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Ketones: Types and Their Role in Human Metabolism

Published on: August 14, 2019

Ketones: Types and Their Role in Human Metabolism

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People who’ve heard about the keto diet often ask: What are ketones? Ketones have become a hot topic since the low-carb, high-fat diet went mainstream. They say that ketones give you energy, help you burn fat, boost your brain function and more.

But is this true?

To satisfy your curiosity, we’re going to discuss the different types of ketones and their various roles. This guide should help you appreciate their benefits for your health.

Let’s dive in.


What Exactly Are Ketones?

In a nutshell, ketones are the byproducts of fat metabolism. They serve as your alternative fuel source when you follow a ketogenic diet or undergo prolonged fasting.

The formation of ketones happens in the mitochondria of your liver. We call this formation process “ketogenesis”.

Here’s how your body produces ketones:

  • When you significantly limit your dietary carbohydrates or are in starvation mode, your body starts to run out of glycogen. Note that glycogen is the storage form of glucose [1].
  • As glycogen stores diminish, your body starts to look for ways to create more glucose to keep functioning. In this case, it taps into non-carbohydrate sources such as lactate and glycerol through a process called gluconeogenesis [1].
  • Ketogenesis starts when carbohydrates are further depleted. Since your glycogen stores have already been used up, your body now turns to its stored fat [1].
  • The hormone lipase causes the release of triglycerides from your fat cells. Triglycerides break down into free fatty acids. Now, these free fatty acids enter your bloodstream [1, 2].
  • Your liver absorbs these fatty acids so it can break them down to create ketones. So any time you need energy, your non-hepatic tissues utilise ketones. These tissues include your heart, skeletal muscles, brain and kidneys [1, 2, 3].

3 different types of ketones

We’ve already given you the definition of ketones. You also know that ketone bodies increase when glucose is low. Ketones supply you with energy.

Now, you might be wondering: What specific ketone bodies does my liver produce? There are three types, including:


1. Beta-hydroxybutyrate (BHB)

As the most abundant ketone body, BHB makes up 78% of ketones in your blood. Beta-hydroxybutyrate is derived from acetoacetate which is another ketone body [4].

Many people who want to enter ketosis faster supplement with exogenous BHB. As you can tell, the ketone body BHB is a favorite because of its wide array of advantages.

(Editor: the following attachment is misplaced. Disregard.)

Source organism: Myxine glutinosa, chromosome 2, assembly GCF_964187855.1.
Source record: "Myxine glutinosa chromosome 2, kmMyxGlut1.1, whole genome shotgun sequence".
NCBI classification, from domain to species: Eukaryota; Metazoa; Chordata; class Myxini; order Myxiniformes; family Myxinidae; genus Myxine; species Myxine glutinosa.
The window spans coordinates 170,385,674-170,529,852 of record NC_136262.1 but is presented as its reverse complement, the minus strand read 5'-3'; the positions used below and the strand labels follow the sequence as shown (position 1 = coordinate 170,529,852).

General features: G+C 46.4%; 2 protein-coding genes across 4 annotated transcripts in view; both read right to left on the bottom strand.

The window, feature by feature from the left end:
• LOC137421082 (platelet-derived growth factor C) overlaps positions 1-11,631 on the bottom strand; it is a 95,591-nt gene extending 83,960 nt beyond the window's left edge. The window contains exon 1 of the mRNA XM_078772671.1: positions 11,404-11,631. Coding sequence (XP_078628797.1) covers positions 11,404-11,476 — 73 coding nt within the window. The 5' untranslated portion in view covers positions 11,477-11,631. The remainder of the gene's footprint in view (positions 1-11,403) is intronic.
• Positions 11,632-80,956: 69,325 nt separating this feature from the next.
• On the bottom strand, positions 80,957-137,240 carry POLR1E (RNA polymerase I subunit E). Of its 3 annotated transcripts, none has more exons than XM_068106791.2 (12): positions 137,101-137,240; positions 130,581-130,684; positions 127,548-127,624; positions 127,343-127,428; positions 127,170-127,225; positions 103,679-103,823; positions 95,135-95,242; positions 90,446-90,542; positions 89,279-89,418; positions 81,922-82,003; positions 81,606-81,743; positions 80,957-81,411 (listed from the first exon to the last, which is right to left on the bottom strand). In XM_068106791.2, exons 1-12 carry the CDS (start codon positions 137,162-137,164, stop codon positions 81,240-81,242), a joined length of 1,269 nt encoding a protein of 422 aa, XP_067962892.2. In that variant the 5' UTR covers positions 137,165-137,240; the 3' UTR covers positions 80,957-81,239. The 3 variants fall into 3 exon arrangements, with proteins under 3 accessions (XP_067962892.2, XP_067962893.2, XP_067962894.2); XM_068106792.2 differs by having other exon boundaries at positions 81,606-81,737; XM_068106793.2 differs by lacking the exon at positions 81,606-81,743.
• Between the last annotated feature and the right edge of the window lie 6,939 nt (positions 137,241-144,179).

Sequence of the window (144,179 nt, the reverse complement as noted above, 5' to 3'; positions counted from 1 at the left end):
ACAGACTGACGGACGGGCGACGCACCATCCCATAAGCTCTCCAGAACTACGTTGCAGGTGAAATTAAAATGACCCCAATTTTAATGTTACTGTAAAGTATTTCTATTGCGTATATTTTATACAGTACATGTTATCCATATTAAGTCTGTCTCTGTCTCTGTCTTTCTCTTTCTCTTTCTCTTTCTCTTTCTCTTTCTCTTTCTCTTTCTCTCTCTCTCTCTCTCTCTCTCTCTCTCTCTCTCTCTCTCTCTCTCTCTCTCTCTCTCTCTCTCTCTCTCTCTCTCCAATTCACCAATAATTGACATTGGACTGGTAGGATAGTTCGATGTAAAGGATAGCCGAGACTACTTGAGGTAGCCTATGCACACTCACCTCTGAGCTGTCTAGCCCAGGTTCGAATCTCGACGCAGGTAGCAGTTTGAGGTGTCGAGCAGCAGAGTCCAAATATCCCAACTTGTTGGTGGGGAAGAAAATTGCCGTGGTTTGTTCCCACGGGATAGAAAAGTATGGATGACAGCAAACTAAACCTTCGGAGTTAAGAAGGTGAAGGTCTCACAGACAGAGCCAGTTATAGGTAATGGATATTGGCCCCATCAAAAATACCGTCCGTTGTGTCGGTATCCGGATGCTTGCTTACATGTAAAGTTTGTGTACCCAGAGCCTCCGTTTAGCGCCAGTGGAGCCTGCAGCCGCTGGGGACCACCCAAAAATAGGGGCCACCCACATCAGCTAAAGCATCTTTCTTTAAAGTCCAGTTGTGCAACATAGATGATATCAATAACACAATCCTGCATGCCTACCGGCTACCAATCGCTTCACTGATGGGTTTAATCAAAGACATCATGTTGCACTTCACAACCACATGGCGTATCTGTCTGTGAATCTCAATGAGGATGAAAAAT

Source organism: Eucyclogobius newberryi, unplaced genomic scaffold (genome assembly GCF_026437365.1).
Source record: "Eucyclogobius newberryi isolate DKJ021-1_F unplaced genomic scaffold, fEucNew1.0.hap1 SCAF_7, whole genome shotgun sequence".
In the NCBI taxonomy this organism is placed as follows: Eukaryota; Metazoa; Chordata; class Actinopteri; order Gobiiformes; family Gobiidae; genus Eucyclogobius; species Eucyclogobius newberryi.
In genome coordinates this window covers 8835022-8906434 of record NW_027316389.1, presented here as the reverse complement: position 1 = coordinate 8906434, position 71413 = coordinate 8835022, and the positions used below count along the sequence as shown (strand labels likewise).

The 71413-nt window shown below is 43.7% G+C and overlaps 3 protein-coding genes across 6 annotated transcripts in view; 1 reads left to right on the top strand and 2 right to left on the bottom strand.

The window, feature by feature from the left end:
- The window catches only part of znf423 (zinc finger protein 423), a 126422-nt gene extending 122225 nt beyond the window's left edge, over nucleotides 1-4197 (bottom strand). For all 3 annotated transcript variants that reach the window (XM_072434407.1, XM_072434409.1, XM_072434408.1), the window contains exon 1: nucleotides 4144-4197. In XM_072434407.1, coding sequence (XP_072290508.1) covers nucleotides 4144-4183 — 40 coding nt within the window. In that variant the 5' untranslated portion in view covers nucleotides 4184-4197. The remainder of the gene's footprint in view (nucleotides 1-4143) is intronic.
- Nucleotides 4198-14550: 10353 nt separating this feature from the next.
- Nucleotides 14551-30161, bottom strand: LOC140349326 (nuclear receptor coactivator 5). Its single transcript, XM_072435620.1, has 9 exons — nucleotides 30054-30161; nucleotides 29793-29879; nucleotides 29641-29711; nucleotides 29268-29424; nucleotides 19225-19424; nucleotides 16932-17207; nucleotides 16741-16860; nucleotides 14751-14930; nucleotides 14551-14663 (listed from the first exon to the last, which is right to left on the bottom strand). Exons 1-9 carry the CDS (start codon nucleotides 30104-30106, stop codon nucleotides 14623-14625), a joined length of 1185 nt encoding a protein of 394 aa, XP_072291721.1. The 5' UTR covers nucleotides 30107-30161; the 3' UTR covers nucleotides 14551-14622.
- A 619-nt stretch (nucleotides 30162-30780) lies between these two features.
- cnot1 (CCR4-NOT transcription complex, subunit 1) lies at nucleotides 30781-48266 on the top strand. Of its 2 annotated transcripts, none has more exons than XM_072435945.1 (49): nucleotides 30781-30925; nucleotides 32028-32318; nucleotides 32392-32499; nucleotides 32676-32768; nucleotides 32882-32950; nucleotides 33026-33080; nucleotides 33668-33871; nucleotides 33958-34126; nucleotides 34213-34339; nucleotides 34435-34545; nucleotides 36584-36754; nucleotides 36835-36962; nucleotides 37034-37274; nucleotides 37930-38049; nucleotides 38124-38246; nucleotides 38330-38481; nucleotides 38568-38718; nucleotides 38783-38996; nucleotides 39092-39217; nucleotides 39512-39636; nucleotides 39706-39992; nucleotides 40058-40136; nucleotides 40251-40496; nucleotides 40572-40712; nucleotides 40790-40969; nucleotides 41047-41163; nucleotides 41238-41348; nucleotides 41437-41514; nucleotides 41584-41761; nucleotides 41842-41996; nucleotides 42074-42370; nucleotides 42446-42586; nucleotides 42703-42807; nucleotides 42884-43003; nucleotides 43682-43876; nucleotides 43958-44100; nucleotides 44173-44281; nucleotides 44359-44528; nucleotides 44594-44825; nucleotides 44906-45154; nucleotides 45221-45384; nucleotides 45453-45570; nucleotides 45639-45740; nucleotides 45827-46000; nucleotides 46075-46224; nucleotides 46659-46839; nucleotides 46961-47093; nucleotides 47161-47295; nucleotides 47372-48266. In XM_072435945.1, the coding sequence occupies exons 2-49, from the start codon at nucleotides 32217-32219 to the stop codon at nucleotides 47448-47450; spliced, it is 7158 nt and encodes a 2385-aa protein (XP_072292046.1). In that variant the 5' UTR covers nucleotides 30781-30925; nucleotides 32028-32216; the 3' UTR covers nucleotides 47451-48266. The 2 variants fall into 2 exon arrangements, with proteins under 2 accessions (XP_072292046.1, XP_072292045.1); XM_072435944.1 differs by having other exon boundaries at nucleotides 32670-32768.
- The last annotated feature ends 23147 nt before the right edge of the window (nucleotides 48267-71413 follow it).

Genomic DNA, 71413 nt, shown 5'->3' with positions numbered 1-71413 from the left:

2. Acetoacetate (AcAc)

Like BHB, acetoacetate is considered a main ketone body. AcAc is the first ketone that your body produces and will either be converted into BHB or acetone [5].

That said, acetoacetate is important. Without it, we cannot experience the positive effects of ketones since the other ketone bodies are derived from it.

3. Acetone

As we mentioned earlier, acetone is another byproduct of acetoacetate. However, acetone is the least abundant. Unlike BHB and AcAc, acetone does not provide you with energy. Instead, you excrete acetone through your breath or urine [1].

If you’re wondering why you get bad breath when you first enter ketosis, that’s due to acetone exiting your body. While your body doesn’t use acetone, we still consider it important because it lets you know that you’re already in ketosis.

where do ketones come from

Ketones and Their Role in Metabolism: What Are Ketones Used For?

Ketones help you in many ways, and that is why we aim to increase them using nutritional ketosis. Again, they provide energy to your tissues when carbohydrate supply runs low.

Let’s explore the various uses of ketones:

1. Increase mitochondrial mass

Mitochondria are vital structures inside your cells. Their main role is to generate energy in the form of ATP. Aside from that, they also moderate the growth and death of your cells [6].

Research shows that increasing mitochondrial mass protects us against diseases like Type 2 Diabetes and Alzheimer’s by improving cell energy efficiency and protecting against free radicals. Cells that are exposed to ketone bodies tend to produce more ATP [7, 8, 9].

2. Act as anti-seizure agents

Did you know that ketosis has already been used in the 1920s? Physicians realized that starvation decreased seizure activity. With that, they found a way to mimic the metabolism of fasting - through nutritional ketosis [10].

Ketones possess anticonvulsant properties. They reduce and stabilize the excitability of your synapses, thereby controlling seizures [11].

3. Reduce hunger and appetite

Dr. Zane Andrews, a neuroendocrinologist at Monash University, revealed an important finding [12]: